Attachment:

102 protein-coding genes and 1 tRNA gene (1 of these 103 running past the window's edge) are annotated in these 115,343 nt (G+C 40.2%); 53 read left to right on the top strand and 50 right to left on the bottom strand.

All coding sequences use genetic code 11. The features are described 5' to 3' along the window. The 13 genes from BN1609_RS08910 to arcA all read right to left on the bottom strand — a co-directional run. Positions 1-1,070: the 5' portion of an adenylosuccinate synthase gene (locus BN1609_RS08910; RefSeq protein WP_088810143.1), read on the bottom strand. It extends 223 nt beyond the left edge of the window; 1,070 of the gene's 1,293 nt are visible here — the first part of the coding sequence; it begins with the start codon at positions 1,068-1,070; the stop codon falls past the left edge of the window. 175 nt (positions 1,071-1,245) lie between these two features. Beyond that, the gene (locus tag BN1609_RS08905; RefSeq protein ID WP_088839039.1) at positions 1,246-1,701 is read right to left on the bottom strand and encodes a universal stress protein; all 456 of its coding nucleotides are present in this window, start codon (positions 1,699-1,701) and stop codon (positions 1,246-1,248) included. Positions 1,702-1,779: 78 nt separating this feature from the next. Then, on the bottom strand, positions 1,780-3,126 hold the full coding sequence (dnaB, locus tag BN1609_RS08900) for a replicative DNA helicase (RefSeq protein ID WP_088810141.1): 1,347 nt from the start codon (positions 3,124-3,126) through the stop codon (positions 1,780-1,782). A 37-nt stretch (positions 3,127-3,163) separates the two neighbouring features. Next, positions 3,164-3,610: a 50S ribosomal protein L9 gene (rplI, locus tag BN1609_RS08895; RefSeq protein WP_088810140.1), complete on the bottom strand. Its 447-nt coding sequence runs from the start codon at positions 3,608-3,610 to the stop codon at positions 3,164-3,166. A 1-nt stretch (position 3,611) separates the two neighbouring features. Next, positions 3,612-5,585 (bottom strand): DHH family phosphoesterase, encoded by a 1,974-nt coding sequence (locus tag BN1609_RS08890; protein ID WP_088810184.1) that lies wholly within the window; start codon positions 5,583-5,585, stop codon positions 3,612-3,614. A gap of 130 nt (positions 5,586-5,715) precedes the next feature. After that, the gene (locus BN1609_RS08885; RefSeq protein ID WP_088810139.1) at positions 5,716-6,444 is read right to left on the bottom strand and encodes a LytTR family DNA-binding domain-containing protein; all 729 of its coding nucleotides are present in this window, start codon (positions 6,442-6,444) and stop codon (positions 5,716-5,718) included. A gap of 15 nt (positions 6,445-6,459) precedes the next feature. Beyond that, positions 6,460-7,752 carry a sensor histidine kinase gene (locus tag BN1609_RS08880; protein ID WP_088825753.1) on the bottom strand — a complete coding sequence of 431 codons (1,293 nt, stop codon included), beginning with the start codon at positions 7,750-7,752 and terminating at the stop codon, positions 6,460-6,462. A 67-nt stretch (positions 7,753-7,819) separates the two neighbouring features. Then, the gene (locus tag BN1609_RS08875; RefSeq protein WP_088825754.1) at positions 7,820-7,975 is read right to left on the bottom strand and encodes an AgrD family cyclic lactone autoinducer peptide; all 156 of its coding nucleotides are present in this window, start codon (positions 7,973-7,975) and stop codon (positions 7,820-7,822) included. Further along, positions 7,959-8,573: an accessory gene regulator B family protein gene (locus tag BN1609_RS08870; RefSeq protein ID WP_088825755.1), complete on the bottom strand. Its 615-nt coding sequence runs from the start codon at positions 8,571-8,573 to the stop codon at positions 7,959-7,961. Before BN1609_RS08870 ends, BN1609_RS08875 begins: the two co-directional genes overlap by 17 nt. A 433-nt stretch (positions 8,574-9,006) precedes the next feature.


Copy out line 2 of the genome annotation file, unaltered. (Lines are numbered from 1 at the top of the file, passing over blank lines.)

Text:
All coding sequences use genetic code 11. The features are described 5' to 3' along the window. The 13 genes from BN1609_RS08910 to arcA all read right to left on the bottom strand — a co-directional run. Positions 1-1,070: the 5' portion of an adenylosuccinate synthase gene (locus BN1609_RS08910; RefSeq protein WP_088810143.1), read on the bottom strand. It extends 223 nt beyond the left edge of the window; 1,070 of the gene's 1,293 nt are visible here — the first part of the coding sequence; it begins with the start codon at positions 1,068-1,070; the stop codon falls past the left edge of the window. 175 nt (positions 1,071-1,245) lie between these two features. Beyond that, the gene (locus tag BN1609_RS08905; RefSeq protein ID WP_088839039.1) at positions 1,246-1,701 is read right to left on the bottom strand and encodes a universal stress protein; all 456 of its coding nucleotides are present in this window, start codon (positions 1,699-1,701) and stop codon (positions 1,246-1,248) included. Positions 1,702-1,779: 78 nt separating this feature from the next. Then, on the bottom strand, positions 1,780-3,126 hold the full coding sequence (dnaB, locus tag BN1609_RS08900) for a replicative DNA helicase (RefSeq protein ID WP_088810141.1): 1,347 nt from the start codon (positions 3,124-3,126) through the stop codon (positions 1,780-1,782). A 37-nt stretch (positions 3,127-3,163) separates the two neighbouring features. Next, positions 3,164-3,610: a 50S ribosomal protein L9 gene (rplI, locus tag BN1609_RS08895; RefSeq protein WP_088810140.1), complete on the bottom strand. Its 447-nt coding sequence runs from the start codon at positions 3,608-3,610 to the stop codon at positions 3,164-3,166. A 1-nt stretch (position 3,611) separates the two neighbouring features. Next, positions 3,612-5,585 (bottom strand): DHH family phosphoesterase, encoded by a 1,974-nt coding sequence (locus tag BN1609_RS08890; protein ID WP_088810184.1) that lies wholly within the window; start codon positions 5,583-5,585, stop codon positions 3,612-3,614. A gap of 130 nt (positions 5,586-5,715) precedes the next feature. After that, the gene (locus BN1609_RS08885; RefSeq protein ID WP_088810139.1) at positions 5,716-6,444 is read right to left on the bottom strand and encodes a LytTR family DNA-binding domain-containing protein; all 729 of its coding nucleotides are present in this window, start codon (positions 6,442-6,444) and stop codon (positions 5,716-5,718) included. A gap of 15 nt (positions 6,445-6,459) precedes the next feature. Beyond that, positions 6,460-7,752 carry a sensor histidine kinase gene (locus tag BN1609_RS08880; protein ID WP_088825753.1) on the bottom strand — a complete coding sequence of 431 codons (1,293 nt, stop codon included), beginning with the start codon at positions 7,750-7,752 and terminating at the stop codon, positions 6,460-6,462. A 67-nt stretch (positions 7,753-7,819) separates the two neighbouring features. Then, the gene (locus tag BN1609_RS08875; RefSeq protein WP_088825754.1) at positions 7,820-7,975 is read right to left on the bottom strand and encodes an AgrD family cyclic lactone autoinducer peptide; all 156 of its coding nucleotides are present in this window, start codon (positions 7,973-7,975) and stop codon (positions 7,820-7,822) included. Further along, positions 7,959-8,573: an accessory gene regulator B family protein gene (locus tag BN1609_RS08870; RefSeq protein ID WP_088825755.1), complete on the bottom strand. Its 615-nt coding sequence runs from the start codon at positions 8,571-8,573 to the stop codon at positions 7,959-7,961. Before BN1609_RS08870 ends, BN1609_RS08875 begins: the two co-directional genes overlap by 17 nt. A 433-nt stretch (positions 8,574-9,006) precedes the next feature.